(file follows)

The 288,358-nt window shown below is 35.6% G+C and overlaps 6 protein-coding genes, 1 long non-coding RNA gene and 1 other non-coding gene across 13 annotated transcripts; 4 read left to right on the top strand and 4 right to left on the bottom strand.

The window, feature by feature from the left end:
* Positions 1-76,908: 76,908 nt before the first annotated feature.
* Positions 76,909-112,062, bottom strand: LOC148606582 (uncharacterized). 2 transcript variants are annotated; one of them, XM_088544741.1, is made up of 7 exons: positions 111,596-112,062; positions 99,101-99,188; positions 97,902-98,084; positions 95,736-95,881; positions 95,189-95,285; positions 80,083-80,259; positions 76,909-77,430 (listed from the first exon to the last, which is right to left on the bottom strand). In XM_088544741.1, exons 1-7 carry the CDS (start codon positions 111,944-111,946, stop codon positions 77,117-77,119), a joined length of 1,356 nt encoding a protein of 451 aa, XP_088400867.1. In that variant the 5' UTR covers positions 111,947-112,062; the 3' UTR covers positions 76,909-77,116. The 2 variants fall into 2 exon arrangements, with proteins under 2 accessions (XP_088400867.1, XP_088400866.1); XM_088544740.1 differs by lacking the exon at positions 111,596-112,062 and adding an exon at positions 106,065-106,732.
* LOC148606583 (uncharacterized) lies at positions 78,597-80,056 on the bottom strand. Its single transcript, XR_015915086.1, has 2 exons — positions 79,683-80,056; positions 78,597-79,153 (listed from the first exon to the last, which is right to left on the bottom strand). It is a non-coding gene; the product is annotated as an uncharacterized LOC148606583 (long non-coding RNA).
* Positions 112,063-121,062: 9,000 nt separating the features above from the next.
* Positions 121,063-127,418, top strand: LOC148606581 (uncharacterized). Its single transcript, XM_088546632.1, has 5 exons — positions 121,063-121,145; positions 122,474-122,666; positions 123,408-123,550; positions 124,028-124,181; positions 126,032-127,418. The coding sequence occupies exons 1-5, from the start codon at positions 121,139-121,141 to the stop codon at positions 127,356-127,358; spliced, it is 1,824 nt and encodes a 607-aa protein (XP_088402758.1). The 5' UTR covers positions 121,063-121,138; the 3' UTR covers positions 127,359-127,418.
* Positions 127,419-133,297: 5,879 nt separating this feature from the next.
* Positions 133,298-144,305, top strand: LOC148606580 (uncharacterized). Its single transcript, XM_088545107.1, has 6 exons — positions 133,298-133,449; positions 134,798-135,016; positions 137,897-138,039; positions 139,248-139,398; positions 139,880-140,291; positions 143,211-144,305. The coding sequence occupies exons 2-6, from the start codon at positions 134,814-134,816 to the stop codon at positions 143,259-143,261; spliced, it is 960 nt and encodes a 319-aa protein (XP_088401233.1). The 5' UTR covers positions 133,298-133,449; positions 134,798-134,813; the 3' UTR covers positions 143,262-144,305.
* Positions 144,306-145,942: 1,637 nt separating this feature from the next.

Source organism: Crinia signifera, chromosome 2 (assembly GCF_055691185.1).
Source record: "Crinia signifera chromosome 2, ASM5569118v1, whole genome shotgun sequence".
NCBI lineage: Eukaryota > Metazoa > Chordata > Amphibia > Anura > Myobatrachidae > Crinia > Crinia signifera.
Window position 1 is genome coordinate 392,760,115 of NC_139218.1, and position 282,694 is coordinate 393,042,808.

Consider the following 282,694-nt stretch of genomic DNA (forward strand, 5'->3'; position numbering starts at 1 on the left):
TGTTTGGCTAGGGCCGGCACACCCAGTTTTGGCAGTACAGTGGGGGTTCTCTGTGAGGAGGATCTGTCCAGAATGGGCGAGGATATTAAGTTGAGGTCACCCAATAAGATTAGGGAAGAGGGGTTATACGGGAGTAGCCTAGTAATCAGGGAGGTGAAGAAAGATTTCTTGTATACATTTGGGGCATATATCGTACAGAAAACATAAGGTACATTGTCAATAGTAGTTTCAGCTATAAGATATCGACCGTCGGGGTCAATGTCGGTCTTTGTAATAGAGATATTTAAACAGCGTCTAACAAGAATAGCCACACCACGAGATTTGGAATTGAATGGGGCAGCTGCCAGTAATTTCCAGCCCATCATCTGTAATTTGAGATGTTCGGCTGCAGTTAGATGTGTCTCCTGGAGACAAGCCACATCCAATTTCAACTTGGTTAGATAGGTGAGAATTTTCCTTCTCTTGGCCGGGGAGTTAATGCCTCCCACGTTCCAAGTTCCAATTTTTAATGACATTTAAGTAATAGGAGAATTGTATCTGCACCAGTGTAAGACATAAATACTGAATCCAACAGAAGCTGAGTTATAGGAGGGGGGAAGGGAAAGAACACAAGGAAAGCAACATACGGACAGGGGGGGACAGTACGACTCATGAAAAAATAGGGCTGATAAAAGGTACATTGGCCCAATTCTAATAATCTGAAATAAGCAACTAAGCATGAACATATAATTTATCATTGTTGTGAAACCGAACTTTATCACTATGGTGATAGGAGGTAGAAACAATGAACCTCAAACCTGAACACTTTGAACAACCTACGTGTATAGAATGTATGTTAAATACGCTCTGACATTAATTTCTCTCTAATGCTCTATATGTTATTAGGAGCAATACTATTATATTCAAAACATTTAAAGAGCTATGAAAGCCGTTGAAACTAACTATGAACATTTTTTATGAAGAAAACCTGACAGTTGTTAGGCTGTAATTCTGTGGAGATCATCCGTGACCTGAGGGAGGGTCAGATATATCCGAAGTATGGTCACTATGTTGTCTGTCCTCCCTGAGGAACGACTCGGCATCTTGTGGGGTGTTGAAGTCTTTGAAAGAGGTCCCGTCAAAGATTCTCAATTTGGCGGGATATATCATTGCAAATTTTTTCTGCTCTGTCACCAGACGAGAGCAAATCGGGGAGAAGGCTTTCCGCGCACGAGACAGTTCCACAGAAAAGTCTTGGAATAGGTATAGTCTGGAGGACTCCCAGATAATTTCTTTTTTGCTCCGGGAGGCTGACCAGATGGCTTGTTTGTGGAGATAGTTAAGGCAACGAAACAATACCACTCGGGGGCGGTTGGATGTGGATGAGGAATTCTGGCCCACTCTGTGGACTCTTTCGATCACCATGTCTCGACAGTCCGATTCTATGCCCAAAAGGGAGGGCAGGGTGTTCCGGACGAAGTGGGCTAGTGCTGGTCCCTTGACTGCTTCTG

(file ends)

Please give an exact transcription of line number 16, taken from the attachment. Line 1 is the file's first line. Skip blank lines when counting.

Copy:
TGTTTGGCTAGGGCCGGCACACCCAGTTTTGGCAGTACAGTGGGGGTTCTCTGTGAGGAGGATCTGTCCAGAATGGGCGAGGATATTAAGTTGAGGTCACCCAATAAGATTAGGGAAGAGGGGTTATACGGGAGTAGCCTAGTAATCAGGGAGGTGAAGAAAGATTTCTTGTATACATTTGGGGCATATATCGTACAGAAAACATAAGGTACATTGTCAATAGTAGTTTCAGCTATAAGATATCGACCGTCGGGGTCAATGTCGGTCTTTGTAATAGAGATATTTAAACAGCGTCTAACAAGAATAGCCACACCACGAGATTTGGAATTGAATGGGGCAGCTGCCAGTAATTTCCAGCCCATCATCTGTAATTTGAGATGTTCGGCTGCAGTTAGATGTGTCTCCTGGAGACAAGCCACATCCAATTTCAACTTGGTTAGATAGGTGAGAATTTTCCTTCTCTTGGCCGGGGAGTTAATGCCTCCCACGTTCCAAGTTCCAATTTTTAATGACATTTAAGTAATAGGAGAATTGTATCTGCACCAGTGTAAGACATAAATACTGAATCCAACAGAAGCTGAGTTATAGGAGGGGGGAAGGGAAAGAACACAAGGAAAGCAACATACGGACAGGGGGGGACAGTACGACTCATGAAAAAATAGGGCTGATAAAAGGTACATTGGCCCAATTCTAATAATCTGAAATAAGCAACTAAGCATGAACATATAATTTATCATTGTTGTGAAACCGAACTTTATCACTATGGTGATAGGAGGTAGAAACAATGAACCTCAAACCTGAACACTTTGAACAACCTACGTGTATAGAATGTATGTTAAATACGCTCTGACATTAATTTCTCTCTAATGCTCTATATGTTATTAGGAGCAATACTATTATATTCAAAACATTTAAAGAGCTATGAAAGCCGTTGAAACTAACTATGAACATTTTTTATGAAGAAAACCTGACAGTTGTTAGGCTGTAATTCTGTGGAGATCATCCGTGACCTGAGGGAGGGTCAGATATATCCGAAGTATGGTCACTATGTTGTCTGTCCTCCCTGAGGAACGACTCGGCATCTTGTGGGGTGTTGAAGTCTTTGAAAGAGGTCCCGTCAAAGATTCTCAATTTGGCGGGATATATCATTGCAAATTTTTTCTGCTCTGTCACCAGACGAGAGCAAATCGGGGAGAAGGCTTTCCGCGCACGAGACAGTTCCACAGAAAAGTCTTGGAATAGGTATAGTCTGGAGGACTCCCAGATAATTTCTTTTTTGCTCCGGGAGGCTGACCAGATGGCTTGTTTGTGGAGATAGTTAAGGCAACGAAACAATACCACTCGGGGGCGGTTGGATGTGGATGAGGAATTCTGGCCCACTCTGTGGACTCTTTCGATCACCATGTCTCGACAGTCCGATTCTATGCCCAAAAGGGAGGGCAGGGTGTTCCGGACGAAGTGGGCTAGTGCTGGTCCCTTGACTGCTTCTG